The state has worked hard to shake off its tainted image. Gov. Doug Ducey, a Republican, barely mentions the words “illegal immigration” in public pronouncements these days, and when he talks about the border, he focuses more on the illegal drugs coming across than the people. There is also a transformation underway in the Republican-led State Legislature, which has been infused with a new crop of Democratic lawmakers whose introduction to politics happened through activism against Mr. Arpaio.
One of them is State Representative Tony Navarrete, a son of Mexican immigrants who represents West Phoenix, the Latino redoubt where he grew up. In an interview, he recalled the sheriff’s deputies he used to see “going down my street, raiding homes in my neighborhood.”
“That fueled my anger,” said Mr. Navarrete, 31. “But I couldn’t be angry. I really needed to find a way to build power and to make change.”
At the Maricopa County sheriff’s office in Phoenix, Mr. Arpaio’s successor, Paul Penzone, is working to redefine the role of the agency, which for so long revolved around the personality of the man in charge.
“There was an expectation by the media that this office was really a story generator,” said Mr. Penzone, a former Phoenix police sergeant. There were also, he said, “a lot of men and women in this organization who came to work believing it was their job to identify methods to promote the former sheriff.”
Mr. Penzone has been careful not to give too many interviews, judicious about the places he visits and conscious of the inevitability that everything he does will be used as a point of comparison with Mr. Arpaio.
When he announced the closing of the outdoor jail known as Tent City, where Mr. Arpaio forced men to wear pink underwear, Mr. Penzone declared, “The circus has ended.” While Mr. Arpaio bragged about the low cost of the two meatless meals served to inmates each day, Mr. Penzone said the jail’s “nonsense and ineffective practices” were costing taxpayers $4.5 million a year.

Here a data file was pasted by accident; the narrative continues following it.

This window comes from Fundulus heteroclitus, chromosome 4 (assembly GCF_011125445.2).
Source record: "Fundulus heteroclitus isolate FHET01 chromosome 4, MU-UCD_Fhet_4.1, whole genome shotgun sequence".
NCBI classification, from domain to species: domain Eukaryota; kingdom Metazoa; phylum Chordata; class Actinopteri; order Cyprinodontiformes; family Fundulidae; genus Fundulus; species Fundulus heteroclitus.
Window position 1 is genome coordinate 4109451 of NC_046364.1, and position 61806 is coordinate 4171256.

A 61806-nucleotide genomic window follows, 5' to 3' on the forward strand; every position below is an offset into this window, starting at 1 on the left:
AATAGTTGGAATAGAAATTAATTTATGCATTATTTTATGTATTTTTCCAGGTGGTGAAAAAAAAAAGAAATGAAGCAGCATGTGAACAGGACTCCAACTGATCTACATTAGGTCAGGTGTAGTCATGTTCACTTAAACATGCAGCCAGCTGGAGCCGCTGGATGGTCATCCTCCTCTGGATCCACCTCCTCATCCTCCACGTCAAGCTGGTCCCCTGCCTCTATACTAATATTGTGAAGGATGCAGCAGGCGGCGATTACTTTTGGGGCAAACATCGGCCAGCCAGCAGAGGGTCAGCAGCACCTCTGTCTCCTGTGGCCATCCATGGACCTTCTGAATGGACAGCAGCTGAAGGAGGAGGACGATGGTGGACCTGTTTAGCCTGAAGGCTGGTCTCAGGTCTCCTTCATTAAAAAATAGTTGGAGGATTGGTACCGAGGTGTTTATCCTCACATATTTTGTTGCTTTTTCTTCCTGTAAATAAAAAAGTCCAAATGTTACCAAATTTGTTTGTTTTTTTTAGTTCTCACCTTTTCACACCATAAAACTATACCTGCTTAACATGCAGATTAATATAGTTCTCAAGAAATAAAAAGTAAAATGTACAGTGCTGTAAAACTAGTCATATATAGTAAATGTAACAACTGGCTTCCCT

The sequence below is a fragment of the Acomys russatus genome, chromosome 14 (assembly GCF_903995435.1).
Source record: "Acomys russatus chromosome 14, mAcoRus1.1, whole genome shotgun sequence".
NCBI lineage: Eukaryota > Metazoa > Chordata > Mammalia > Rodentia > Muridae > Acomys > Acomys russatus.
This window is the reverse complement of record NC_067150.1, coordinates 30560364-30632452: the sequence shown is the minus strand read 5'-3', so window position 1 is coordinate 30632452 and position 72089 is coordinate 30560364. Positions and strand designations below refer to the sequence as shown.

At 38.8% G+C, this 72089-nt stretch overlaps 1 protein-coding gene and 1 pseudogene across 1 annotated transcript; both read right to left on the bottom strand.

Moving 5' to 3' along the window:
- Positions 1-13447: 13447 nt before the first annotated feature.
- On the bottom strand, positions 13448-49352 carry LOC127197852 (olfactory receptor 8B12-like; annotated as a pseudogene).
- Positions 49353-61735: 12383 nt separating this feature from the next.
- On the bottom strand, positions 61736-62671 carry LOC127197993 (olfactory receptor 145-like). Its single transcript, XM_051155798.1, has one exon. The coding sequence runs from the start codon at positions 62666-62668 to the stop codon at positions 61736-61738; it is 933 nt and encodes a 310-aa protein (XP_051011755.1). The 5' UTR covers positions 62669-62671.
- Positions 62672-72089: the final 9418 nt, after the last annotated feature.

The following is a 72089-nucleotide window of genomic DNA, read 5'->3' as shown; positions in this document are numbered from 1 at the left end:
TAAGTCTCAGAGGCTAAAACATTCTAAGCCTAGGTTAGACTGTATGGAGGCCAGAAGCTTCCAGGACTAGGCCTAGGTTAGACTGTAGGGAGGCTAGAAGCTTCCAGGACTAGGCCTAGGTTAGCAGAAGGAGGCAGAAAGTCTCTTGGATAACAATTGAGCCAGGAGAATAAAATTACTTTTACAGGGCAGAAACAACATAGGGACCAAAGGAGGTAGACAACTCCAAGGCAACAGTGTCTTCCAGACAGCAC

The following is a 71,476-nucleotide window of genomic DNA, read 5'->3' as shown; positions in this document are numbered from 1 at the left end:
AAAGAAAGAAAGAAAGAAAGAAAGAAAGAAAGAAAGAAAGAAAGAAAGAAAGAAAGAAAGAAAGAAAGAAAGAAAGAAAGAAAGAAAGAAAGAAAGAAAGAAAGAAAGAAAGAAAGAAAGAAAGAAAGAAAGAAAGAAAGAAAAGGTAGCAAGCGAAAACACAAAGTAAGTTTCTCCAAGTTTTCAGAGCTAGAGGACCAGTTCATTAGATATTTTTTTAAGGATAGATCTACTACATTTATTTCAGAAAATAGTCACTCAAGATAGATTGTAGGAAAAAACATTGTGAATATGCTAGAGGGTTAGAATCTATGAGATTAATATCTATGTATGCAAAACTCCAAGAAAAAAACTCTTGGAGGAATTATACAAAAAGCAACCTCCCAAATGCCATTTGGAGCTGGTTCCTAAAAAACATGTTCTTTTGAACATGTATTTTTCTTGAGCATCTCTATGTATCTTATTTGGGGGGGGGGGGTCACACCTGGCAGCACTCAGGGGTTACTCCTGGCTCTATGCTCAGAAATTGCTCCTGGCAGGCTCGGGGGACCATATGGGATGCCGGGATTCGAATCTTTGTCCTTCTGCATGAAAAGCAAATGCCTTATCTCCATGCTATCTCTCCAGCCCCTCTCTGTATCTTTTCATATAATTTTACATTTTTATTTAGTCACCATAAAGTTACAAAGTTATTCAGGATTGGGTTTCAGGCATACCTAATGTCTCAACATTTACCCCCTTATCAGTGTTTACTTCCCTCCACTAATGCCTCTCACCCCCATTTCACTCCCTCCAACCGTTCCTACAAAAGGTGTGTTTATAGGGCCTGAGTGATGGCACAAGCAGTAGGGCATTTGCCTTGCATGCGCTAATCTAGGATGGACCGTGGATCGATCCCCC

He has not revived the mugshot-of-the-day contest that Mr. Arpaio started in 2011 as a way to bring more traffic to the sheriff’s office website. He also stopped holding undocumented immigrants beyond their court-ordered release date as a favor to federal immigration agents. (The agents are still allowed to check the citizenship status of everyone who is booked in county jails, though.)
During Mr. Arpaio’s time, a lot of the decisions about where to stage crime-reduction patrols relied on tips from his volunteer posse, anonymous callers or even members of motorcycle gangs. The patrols became a central point of the racial-profiling lawsuit against Mr. Arpaio and his deputies.
Mr. Penzone said he still has a long way to go to make amends. Recently, during a visit to the Irene Lopez School in South Phoenix, a predominantly Latino area that was the target of many of Mr. Arpaio’s operations, elementary-school children paraded before him dressed like the professionals they wished to be when they grew up.
“Not a single kid wanted to be in law enforcement,” Mr. Penzone said.
Mr. Arpaio swatted his hands at the notion that he had been a destructive force, or that his years in office had caused any type of rift.
“I know my people did nothing wrong. I did not,” he said. “I’m more popular than ever.”
He noted an interesting twist in the criminal case against him: It was started by Mr. Obama’s Justice Department, but will be decided by Mr. Trump’s. If convicted of criminal contempt of court, a misdemeanor, Mr. Arpaio could spend six months in jail.
Follow Fernanda Santos @fernandanyt on Twitter.
For more information, go to: www.beverlyhillsimmigrationlaw.com